The University of Queensland is one step closer to developing better mobile phone battery life, understanding the engineering of vaccines and creating stem cell therapies for Parkinson’s disease. The University’s Australian Institute for Bioengineering and Nanotechnology (AIBN) has bought a $275,000 high performance parallel computer cluster that will support research stretching from the development of advanced materials for clean fuel, through to the engineering of new vaccines to develop anti-cancer drugs.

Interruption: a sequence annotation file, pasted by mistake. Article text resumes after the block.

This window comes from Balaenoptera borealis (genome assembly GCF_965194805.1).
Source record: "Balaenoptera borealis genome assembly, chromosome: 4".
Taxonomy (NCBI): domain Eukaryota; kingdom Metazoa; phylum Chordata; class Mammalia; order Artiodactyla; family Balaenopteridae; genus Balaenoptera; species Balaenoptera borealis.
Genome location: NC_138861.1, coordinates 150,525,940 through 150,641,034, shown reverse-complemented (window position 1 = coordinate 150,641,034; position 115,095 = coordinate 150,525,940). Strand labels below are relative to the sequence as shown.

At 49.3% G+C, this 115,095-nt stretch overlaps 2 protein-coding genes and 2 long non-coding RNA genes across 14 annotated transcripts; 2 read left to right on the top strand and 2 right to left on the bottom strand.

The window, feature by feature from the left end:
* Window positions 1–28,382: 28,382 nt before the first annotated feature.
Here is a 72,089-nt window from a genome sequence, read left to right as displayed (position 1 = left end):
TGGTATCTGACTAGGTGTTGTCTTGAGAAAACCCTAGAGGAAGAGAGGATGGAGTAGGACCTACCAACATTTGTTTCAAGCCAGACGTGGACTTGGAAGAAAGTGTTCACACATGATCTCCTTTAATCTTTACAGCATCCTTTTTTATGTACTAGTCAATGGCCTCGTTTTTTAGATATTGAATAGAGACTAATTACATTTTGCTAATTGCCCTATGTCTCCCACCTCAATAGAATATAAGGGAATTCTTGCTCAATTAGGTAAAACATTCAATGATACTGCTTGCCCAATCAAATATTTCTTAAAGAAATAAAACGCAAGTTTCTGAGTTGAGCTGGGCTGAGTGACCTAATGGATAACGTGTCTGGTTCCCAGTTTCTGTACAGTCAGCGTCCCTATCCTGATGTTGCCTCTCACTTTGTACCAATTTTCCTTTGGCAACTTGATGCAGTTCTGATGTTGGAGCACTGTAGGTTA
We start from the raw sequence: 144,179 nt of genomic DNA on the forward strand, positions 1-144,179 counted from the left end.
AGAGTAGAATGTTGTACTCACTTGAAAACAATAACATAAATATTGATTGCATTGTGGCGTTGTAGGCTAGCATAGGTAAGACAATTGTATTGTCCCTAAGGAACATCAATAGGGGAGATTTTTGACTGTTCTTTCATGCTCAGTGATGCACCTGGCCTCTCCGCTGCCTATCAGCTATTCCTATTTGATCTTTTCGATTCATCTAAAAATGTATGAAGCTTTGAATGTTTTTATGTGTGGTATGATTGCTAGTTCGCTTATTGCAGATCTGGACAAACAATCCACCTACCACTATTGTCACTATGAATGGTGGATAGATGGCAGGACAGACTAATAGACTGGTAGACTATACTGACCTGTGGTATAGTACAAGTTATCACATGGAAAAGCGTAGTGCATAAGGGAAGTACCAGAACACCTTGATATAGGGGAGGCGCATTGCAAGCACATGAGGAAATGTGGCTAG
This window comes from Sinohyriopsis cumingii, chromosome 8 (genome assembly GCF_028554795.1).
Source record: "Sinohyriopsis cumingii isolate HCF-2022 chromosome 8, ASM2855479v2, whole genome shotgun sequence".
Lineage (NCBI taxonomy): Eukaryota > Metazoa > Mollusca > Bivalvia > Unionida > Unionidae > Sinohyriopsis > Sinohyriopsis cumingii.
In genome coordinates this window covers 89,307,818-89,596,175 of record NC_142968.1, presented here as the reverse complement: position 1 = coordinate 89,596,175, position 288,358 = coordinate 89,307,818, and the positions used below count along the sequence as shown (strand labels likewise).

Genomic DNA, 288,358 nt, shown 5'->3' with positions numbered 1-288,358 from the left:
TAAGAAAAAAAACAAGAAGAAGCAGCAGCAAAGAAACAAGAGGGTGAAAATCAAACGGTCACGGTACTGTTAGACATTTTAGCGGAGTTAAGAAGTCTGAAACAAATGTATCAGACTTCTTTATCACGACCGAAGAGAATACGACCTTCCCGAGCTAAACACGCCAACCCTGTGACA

Centre for Theoretical and Computational Molecular Science Director Professor Debra Bernhardt said the new computer would focus on computational speed.
Jarrett Neil Ridlinghafer
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